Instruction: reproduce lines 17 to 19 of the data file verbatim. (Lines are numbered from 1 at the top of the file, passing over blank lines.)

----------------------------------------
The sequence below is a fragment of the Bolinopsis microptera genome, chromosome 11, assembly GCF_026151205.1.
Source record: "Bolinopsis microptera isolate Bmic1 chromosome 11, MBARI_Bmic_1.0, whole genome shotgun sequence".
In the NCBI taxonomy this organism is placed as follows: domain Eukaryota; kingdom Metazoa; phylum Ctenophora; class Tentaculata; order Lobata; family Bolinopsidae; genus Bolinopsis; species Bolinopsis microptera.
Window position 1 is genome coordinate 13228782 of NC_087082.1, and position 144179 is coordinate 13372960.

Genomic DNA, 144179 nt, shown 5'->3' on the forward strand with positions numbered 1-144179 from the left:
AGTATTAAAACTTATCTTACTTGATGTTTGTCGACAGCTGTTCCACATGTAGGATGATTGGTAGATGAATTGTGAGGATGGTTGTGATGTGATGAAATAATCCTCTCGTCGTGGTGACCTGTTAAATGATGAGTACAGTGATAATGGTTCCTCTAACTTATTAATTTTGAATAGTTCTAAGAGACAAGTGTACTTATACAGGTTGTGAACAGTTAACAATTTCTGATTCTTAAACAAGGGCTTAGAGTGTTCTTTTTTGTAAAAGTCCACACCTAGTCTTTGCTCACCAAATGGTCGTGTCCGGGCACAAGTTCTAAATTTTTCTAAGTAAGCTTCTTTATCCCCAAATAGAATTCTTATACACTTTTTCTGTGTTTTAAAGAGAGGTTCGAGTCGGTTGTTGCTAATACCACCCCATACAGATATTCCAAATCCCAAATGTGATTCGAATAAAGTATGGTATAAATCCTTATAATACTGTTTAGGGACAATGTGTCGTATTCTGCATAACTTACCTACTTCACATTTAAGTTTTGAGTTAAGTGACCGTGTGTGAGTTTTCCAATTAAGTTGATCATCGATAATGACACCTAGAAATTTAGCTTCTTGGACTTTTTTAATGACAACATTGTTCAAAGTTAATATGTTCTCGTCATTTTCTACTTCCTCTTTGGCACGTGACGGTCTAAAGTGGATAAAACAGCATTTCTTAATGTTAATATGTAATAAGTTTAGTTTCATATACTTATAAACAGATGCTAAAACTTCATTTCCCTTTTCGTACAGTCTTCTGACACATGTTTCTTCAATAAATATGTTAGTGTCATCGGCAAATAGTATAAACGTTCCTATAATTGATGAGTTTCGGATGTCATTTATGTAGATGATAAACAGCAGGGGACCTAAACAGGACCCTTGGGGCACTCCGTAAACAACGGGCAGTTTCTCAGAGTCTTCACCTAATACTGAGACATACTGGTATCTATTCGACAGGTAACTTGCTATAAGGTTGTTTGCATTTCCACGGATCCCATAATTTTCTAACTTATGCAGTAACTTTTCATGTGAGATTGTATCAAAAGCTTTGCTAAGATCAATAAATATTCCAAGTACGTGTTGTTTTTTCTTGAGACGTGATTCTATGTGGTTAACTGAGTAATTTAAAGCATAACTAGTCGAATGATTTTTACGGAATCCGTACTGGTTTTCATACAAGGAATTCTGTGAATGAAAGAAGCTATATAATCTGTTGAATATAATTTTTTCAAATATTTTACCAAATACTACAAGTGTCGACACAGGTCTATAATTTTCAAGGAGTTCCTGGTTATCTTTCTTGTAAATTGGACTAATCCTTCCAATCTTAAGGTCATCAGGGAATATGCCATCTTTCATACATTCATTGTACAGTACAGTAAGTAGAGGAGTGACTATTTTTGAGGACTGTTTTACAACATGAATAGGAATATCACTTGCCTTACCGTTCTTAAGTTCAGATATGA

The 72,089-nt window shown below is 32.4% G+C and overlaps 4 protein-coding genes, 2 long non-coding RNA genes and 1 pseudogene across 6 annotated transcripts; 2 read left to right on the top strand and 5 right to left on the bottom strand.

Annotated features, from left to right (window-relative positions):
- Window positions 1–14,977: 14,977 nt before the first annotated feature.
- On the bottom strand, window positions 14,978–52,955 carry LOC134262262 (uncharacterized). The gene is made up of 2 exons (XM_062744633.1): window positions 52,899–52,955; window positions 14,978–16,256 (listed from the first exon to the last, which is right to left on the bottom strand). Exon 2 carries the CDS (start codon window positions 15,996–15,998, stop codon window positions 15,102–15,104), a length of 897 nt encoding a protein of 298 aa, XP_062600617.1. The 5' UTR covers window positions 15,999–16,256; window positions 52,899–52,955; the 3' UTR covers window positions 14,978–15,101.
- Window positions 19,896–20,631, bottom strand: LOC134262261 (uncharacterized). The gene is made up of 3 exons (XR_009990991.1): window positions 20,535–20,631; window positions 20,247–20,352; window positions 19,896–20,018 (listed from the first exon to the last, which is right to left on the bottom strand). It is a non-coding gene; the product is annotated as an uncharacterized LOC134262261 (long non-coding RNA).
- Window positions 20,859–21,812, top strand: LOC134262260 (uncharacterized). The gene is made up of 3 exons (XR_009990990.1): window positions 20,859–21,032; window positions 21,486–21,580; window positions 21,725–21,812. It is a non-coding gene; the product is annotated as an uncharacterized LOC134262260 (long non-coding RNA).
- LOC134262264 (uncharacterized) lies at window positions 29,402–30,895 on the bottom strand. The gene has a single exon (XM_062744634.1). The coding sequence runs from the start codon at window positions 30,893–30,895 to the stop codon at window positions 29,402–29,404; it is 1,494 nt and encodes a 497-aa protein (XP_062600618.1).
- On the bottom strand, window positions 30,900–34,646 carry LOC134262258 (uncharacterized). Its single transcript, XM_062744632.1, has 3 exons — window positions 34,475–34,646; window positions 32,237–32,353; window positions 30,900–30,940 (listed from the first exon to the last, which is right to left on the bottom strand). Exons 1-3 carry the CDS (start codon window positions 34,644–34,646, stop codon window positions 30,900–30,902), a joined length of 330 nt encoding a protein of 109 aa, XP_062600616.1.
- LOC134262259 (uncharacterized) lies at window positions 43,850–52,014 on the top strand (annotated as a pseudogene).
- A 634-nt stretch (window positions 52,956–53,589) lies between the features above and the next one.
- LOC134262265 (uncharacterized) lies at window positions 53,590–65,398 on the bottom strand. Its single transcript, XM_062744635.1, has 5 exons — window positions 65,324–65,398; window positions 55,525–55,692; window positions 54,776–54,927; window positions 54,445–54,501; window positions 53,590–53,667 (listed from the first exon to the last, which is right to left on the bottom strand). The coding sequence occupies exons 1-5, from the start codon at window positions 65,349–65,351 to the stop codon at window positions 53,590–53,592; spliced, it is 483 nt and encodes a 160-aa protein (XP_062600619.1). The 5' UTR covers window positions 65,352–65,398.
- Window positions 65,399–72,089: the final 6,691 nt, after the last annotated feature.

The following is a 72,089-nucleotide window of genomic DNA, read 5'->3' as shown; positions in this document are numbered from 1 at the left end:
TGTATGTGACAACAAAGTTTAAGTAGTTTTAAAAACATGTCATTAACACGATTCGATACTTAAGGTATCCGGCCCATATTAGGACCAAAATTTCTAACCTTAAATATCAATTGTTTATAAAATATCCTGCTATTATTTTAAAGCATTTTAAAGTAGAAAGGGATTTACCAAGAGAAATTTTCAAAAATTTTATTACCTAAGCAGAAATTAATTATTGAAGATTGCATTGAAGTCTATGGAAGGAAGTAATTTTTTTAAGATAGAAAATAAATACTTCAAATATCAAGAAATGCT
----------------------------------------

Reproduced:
- LOC134262265 (uncharacterized) lies at window positions 53,590–65,398 on the bottom strand. Its single transcript, XM_062744635.1, has 5 exons — window positions 65,324–65,398; window positions 55,525–55,692; window positions 54,776–54,927; window positions 54,445–54,501; window positions 53,590–53,667 (listed from the first exon to the last, which is right to left on the bottom strand). The coding sequence occupies exons 1-5, from the start codon at window positions 65,349–65,351 to the stop codon at window positions 53,590–53,592; spliced, it is 483 nt and encodes a 160-aa protein (XP_062600619.1). The 5' UTR covers window positions 65,352–65,398.
- Window positions 65,399–72,089: the final 6,691 nt, after the last annotated feature.

The following is a 72,089-nucleotide window of genomic DNA, read 5'->3' as shown; positions in this document are numbered from 1 at the left end: